Kevin Gross is a longtime political candidate who has run for Seminole CountyCommission three times and most recently for Clerk of Courts. But his name has never appeared on a ballot. He has never mailed out campaign fliers or even set up a campaign website. Still, Gross’ low-profile campaigns as a write-in candidate have had a big influence on Seminole’s elections process by shutting out a majority of the county’s voters. Now, Seminole County Supervisor of Elections Michael Ertel is urging legislators to take another crack at closing a loophole in the state’s election law that allows a write-in candidate — such as Gross and others across Central Florida — to close off primaries to all voters. “This little loophole has kind of bastardized the [elections] process,” Ertel said. “This is about the voters having faith and trust in the process. And it’s our job to make sure that everyone understands the process is working fairly for everyone.”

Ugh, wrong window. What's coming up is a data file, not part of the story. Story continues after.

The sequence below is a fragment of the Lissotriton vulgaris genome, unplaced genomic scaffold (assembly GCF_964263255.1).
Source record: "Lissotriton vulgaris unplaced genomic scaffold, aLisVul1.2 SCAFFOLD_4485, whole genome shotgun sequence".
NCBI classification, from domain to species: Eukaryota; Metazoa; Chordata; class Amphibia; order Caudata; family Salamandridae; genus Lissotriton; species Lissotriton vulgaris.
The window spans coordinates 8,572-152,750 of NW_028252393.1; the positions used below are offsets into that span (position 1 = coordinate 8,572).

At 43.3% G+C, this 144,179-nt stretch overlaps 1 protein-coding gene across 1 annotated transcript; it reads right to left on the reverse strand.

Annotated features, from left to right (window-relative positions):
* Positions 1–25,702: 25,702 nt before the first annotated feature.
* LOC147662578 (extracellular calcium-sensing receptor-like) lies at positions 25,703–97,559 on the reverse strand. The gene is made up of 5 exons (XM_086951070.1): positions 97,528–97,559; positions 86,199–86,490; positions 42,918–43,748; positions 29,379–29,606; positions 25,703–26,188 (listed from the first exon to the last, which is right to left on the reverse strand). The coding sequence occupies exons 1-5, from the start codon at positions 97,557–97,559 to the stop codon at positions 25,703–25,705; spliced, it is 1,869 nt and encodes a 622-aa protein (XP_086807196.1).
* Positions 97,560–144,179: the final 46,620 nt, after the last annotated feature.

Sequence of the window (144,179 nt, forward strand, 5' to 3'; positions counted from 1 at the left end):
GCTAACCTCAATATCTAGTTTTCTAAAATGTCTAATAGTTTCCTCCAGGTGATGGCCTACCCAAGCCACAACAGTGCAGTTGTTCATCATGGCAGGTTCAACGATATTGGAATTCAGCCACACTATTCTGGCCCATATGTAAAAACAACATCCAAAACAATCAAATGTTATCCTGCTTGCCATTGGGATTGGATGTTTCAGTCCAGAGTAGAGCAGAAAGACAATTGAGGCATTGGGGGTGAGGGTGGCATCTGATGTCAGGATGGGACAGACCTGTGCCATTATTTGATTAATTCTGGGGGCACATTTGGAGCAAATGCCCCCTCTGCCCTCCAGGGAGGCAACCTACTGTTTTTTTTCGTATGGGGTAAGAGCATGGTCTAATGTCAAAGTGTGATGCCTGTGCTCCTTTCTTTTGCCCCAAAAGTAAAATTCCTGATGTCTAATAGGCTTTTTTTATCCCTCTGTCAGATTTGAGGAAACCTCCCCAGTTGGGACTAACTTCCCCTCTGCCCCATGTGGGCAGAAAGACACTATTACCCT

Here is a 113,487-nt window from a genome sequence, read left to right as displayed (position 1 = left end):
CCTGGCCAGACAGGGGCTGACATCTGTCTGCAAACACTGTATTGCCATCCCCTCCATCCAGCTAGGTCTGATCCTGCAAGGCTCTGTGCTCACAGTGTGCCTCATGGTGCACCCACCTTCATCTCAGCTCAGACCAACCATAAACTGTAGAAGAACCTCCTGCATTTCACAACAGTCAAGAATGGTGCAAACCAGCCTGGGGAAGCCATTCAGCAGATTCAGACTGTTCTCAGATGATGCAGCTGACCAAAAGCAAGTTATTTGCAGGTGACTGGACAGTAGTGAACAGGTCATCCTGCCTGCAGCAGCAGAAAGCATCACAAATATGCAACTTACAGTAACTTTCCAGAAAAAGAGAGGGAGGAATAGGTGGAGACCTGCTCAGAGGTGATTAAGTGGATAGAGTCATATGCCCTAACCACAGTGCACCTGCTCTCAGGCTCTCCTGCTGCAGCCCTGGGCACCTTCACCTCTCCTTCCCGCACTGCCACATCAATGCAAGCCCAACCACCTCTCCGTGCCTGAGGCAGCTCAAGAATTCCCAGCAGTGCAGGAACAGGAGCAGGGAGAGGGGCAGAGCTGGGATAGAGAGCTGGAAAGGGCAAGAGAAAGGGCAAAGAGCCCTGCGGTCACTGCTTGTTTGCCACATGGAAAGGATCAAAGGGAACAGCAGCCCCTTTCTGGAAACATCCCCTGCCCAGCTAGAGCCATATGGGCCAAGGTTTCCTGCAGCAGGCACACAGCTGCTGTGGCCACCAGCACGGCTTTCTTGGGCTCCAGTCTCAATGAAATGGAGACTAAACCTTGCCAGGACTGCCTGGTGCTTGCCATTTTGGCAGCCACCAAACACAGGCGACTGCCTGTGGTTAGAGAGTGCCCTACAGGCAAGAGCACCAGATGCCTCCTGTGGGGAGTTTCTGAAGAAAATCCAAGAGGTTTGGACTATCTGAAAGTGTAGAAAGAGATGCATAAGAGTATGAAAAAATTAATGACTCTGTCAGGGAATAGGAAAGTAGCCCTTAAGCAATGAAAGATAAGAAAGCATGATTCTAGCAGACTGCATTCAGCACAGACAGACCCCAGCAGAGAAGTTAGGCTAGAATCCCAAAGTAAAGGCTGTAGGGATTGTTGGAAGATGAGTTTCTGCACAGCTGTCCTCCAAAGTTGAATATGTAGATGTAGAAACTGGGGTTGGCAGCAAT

According to state law, all registered voters are eligible to vote in a primary election when only one party fields candidates. But there’s an exception: If a write-in candidate, who has no party affiliation, enters the race, then the primary is open only to registered voters of the party that has candidates. The winner of the primary then faces the write-in candidate in the general election.
Because the write-in candidate’s name doesn’t appear on the ballot, it virtually assures that the person who won the primary will win the seat. A write-in has never won an election in Florida, according to the Tampa Bay Times.